Public Distribution System, generally known by its acronym PDS, has been the backbone of India's food security till a decade ago and was being grossly neglected while the GOI was engrossed in economic liberalization policies. There was a time not in the too distant past when most of the population had ration cards for drawing food grains and sugar at subsidized rates and the ration card doubled up as a family identity document acceptable for many official purposes. Over a period of time most of the card holders stopped patronizing the ration shops because of poor quality of grains sold by these outlets, most of them housed in dilapidated structures and managed by inefficient cooperatives or "not so honest" small scale traders. According to sociologists, more than 60% of PDS grains are siphoned off by unscrupulous pilferers with the blessings of corrupt politicians and petty bureaucrats. To day the system has degenerated into a "poverty eradication" tool for distributing food grains at ridiculously low prices of Rs 2-3/ kg to the so called "Below Poverty Line" population, with more that 70% of the country's citizens having no card at all. It is any body's guess as to what proportion ultimately reaches the intended beneficiaries.
"Computerisation of the entire network of targeted public distribution system (TPDS) operation is a must and should be completed in a time-bound manner," Pawar said speaking at a conference of food secretaries here. He said the government has already initiated the process of computerisation of PDS network up to the Food Corporation of India (FCI) delivery point. "It is essential that our efforts in this direction to be accelerated so as to cover the entire distribution chain from the procurement process and ending with retail distribution at fair price shop level," Pawar said while adding, states should also simultaneously take up such networking at their end. The minister said, use of technologies such as global positioning systems for tracking of movement of PDS commodities, bar-coded ration coupons, digitisation of ration card database and smart cards would also help in bring changes in the system and it need to be taken up. "The time has come to have a re-look at the way it has been functioning and introduce reforms so as to make our TPDS more efficient and responsive to the changing socio-economic milieu," Pawar said.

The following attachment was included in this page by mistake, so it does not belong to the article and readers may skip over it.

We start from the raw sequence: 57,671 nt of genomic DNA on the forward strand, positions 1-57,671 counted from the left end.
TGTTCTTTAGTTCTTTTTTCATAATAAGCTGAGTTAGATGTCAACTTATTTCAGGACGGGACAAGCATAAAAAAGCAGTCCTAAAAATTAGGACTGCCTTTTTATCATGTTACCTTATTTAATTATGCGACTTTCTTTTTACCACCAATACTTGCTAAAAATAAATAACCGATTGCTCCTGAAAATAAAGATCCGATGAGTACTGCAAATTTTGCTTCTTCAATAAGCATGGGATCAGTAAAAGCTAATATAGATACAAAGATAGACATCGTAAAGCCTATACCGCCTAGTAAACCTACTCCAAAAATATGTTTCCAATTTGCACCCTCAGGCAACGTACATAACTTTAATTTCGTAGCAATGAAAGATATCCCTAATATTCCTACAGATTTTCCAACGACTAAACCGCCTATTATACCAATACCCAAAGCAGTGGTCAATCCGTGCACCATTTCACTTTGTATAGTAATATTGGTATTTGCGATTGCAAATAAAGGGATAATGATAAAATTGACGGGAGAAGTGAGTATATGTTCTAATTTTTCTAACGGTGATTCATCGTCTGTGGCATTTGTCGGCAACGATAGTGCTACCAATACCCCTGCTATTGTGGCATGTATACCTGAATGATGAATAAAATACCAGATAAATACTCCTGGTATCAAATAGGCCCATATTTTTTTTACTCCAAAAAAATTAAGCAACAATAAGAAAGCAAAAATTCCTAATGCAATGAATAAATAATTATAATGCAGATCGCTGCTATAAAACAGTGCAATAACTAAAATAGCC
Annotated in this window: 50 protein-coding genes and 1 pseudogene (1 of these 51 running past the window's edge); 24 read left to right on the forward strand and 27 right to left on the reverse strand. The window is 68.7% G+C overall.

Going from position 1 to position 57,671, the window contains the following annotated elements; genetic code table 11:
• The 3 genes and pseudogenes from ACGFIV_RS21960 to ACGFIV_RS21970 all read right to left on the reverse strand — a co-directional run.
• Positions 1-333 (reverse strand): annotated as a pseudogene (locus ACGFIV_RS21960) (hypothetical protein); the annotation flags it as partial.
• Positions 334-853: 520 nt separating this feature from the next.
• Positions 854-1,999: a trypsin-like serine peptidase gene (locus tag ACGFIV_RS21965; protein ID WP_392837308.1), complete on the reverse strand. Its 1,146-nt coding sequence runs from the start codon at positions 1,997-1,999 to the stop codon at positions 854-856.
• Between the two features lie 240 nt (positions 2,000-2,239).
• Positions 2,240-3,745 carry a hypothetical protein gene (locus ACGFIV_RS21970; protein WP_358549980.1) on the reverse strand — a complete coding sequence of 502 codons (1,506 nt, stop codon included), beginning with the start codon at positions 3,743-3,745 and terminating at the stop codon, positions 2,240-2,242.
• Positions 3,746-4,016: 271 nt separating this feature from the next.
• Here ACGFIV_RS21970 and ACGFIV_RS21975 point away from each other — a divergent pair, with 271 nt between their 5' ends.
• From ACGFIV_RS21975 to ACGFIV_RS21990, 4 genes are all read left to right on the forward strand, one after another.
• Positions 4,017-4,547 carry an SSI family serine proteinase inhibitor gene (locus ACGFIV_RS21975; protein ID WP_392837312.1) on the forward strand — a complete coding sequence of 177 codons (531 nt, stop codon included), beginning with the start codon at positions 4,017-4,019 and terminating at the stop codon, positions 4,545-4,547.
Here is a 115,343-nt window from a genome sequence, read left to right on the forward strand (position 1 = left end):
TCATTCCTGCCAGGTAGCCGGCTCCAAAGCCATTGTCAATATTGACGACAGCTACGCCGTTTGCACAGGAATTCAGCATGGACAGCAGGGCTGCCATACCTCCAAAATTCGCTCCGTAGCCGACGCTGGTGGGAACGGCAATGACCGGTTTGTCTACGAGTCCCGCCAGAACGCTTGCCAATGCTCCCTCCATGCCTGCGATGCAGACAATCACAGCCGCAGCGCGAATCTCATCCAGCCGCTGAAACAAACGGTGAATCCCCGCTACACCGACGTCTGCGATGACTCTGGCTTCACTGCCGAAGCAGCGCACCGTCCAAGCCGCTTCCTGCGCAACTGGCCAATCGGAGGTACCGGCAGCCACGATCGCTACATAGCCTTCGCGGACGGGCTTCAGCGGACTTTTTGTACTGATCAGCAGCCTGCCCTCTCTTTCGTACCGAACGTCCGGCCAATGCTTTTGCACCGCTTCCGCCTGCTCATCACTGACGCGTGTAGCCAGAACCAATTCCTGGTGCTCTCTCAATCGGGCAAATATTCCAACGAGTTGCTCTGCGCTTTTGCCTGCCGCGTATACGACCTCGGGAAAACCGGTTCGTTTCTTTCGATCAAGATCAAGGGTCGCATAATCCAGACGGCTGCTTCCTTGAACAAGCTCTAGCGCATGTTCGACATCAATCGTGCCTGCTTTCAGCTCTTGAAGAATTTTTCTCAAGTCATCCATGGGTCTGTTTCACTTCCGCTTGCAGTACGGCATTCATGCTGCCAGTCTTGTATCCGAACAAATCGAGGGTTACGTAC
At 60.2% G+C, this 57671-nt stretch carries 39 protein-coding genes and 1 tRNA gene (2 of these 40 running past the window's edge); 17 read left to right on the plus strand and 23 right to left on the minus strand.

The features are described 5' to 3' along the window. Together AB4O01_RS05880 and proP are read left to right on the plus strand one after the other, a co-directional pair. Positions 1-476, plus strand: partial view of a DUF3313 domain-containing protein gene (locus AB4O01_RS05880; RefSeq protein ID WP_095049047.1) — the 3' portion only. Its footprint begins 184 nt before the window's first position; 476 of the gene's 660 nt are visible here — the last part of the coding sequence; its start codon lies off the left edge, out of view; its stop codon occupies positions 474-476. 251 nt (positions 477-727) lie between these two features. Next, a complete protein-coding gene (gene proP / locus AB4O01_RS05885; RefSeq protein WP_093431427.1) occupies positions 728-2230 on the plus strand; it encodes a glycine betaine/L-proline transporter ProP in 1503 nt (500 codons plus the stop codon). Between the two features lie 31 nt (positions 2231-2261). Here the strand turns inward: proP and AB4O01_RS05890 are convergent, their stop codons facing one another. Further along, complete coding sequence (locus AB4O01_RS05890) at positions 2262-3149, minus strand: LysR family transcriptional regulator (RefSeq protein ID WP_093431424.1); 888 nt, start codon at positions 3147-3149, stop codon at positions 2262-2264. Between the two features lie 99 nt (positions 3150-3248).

The Minister for Food and Agriculture is a busy senior politician with added responsibility of administering the International Cricket Council based in Dubai as its President and must be congratulated for his policy declaration which has far reaching implications. That he found sufficient time to "air" his thoughts is a good augury and if implemented as proposed by him, there is a distnict possibility that a substantial portion of the resources now being "looted" could be saved. But there are imponderable factors that can still thwart the scheme and the die-hard corrupt breed in India have their own way of circumventing any well laid out fool proof plans and hijack public money. Use of modern computer technology including bar coding, RFI Tagging, Global Positioning etc is well thought of to keep track of commodity storage, transportation and retail distribution net work. The desire to transform Ration Shops into modern type of retail stores is also welcome and if these modernization efforts succeed, covering the entire population, there could be no more need for a unique identification number for which GOI is spending a fortune.